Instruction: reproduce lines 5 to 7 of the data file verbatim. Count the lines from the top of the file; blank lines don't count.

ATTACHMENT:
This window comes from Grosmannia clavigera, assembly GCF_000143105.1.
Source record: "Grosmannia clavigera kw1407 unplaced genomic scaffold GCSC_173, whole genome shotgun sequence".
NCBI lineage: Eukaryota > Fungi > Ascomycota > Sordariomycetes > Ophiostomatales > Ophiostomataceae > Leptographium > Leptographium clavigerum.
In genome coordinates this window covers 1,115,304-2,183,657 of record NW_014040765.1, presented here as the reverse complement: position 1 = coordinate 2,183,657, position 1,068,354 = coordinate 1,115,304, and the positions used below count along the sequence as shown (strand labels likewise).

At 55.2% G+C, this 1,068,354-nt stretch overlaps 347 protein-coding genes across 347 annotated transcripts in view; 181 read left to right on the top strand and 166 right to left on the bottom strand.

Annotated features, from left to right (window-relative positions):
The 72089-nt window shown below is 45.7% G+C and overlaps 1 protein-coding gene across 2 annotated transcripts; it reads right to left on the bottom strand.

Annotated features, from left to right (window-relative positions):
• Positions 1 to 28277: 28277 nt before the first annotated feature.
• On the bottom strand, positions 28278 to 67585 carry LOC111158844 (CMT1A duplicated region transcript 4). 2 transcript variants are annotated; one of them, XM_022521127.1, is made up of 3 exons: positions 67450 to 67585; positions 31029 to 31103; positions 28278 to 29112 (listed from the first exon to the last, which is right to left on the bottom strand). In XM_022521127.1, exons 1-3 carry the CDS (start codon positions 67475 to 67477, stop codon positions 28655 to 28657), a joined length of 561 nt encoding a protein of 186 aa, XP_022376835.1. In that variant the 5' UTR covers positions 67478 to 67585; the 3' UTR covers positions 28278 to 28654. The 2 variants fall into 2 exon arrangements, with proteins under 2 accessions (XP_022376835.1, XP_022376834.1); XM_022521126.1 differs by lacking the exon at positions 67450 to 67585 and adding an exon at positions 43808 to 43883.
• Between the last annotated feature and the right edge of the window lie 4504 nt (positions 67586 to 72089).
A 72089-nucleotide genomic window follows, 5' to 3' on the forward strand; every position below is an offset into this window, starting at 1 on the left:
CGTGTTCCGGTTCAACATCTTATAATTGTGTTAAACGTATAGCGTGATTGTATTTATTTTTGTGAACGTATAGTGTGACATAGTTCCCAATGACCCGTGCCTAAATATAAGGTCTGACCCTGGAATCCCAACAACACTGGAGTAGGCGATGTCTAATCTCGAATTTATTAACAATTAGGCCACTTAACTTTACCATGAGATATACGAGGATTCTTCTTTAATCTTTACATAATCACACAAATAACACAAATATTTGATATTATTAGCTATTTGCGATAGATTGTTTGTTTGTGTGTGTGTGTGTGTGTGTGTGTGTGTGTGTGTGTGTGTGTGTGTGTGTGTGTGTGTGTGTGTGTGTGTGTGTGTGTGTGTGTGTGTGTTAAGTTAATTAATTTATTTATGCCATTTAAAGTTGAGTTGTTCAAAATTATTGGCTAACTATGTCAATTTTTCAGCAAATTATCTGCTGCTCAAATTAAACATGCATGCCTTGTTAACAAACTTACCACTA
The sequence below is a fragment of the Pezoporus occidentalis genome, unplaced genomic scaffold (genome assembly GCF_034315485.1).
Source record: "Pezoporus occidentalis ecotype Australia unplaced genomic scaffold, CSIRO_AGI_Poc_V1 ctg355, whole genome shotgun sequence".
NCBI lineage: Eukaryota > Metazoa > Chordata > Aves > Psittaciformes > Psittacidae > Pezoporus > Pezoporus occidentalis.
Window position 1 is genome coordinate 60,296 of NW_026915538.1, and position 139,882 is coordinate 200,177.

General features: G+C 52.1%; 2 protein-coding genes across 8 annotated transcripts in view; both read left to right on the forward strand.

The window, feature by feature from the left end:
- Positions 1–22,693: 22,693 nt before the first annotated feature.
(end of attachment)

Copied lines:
At 55.2% G+C, this 1,068,354-nt stretch overlaps 347 protein-coding genes across 347 annotated transcripts in view; 181 read left to right on the top strand and 166 right to left on the bottom strand.

Annotated features, from left to right (window-relative positions):
The 72089-nt window shown below is 45.7% G+C and overlaps 1 protein-coding gene across 2 annotated transcripts; it reads right to left on the bottom strand.